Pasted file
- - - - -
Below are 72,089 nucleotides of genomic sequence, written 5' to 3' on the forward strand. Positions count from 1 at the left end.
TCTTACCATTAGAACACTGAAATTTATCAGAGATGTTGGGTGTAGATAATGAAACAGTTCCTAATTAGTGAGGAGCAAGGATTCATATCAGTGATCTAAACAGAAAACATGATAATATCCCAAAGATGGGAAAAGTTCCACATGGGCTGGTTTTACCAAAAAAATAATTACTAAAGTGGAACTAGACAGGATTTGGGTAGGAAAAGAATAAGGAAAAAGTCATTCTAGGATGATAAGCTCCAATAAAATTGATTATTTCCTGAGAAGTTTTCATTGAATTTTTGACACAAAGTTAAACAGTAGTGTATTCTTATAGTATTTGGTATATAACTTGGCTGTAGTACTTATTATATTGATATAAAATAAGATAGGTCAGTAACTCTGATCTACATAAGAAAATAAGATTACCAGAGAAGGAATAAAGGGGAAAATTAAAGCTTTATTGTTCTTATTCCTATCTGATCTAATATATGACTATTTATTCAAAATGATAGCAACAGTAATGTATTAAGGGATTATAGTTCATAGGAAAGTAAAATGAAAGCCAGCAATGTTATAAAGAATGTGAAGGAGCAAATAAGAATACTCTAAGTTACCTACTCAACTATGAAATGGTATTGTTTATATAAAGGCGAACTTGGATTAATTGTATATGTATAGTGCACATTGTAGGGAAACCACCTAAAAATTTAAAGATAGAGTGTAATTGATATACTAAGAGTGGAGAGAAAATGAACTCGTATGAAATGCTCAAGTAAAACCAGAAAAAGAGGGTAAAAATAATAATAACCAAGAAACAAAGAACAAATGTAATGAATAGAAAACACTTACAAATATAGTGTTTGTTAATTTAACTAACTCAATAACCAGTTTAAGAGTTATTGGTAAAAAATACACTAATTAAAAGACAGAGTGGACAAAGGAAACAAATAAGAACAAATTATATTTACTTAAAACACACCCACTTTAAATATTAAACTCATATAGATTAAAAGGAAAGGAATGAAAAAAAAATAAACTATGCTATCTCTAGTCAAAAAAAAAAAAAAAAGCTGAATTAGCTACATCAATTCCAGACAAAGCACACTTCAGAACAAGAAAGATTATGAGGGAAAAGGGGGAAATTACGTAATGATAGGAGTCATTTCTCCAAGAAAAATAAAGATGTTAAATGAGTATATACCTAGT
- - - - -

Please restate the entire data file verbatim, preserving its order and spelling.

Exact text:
Below are 72,089 nucleotides of genomic sequence, written 5' to 3' on the forward strand. Positions count from 1 at the left end.
TCTTACCATTAGAACACTGAAATTTATCAGAGATGTTGGGTGTAGATAATGAAACAGTTCCTAATTAGTGAGGAGCAAGGATTCATATCAGTGATCTAAACAGAAAACATGATAATATCCCAAAGATGGGAAAAGTTCCACATGGGCTGGTTTTACCAAAAAAATAATTACTAAAGTGGAACTAGACAGGATTTGGGTAGGAAAAGAATAAGGAAAAAGTCATTCTAGGATGATAAGCTCCAATAAAATTGATTATTTCCTGAGAAGTTTTCATTGAATTTTTGACACAAAGTTAAACAGTAGTGTATTCTTATAGTATTTGGTATATAACTTGGCTGTAGTACTTATTATATTGATATAAAATAAGATAGGTCAGTAACTCTGATCTACATAAGAAAATAAGATTACCAGAGAAGGAATAAAGGGGAAAATTAAAGCTTTATTGTTCTTATTCCTATCTGATCTAATATATGACTATTTATTCAAAATGATAGCAACAGTAATGTATTAAGGGATTATAGTTCATAGGAAAGTAAAATGAAAGCCAGCAATGTTATAAAGAATGTGAAGGAGCAAATAAGAATACTCTAAGTTACCTACTCAACTATGAAATGGTATTGTTTATATAAAGGCGAACTTGGATTAATTGTATATGTATAGTGCACATTGTAGGGAAACCACCTAAAAATTTAAAGATAGAGTGTAATTGATATACTAAGAGTGGAGAGAAAATGAACTCGTATGAAATGCTCAAGTAAAACCAGAAAAAGAGGGTAAAAATAATAATAACCAAGAAACAAAGAACAAATGTAATGAATAGAAAACACTTACAAATATAGTGTTTGTTAATTTAACTAACTCAATAACCAGTTTAAGAGTTATTGGTAAAAAATACACTAATTAAAAGACAGAGTGGACAAAGGAAACAAATAAGAACAAATTATATTTACTTAAAACACACCCACTTTAAATATTAAACTCATATAGATTAAAAGGAAAGGAATGAAAAAAAAATAAACTATGCTATCTCTAGTCAAAAAAAAAAAAAAAAGCTGAATTAGCTACATCAATTCCAGACAAAGCACACTTCAGAACAAGAAAGATTATGAGGGAAAAGGGGGAAATTACGTAATGATAGGAGTCATTTCTCCAAGAAAAATAAAGATGTTAAATGAGTATATACCTAGT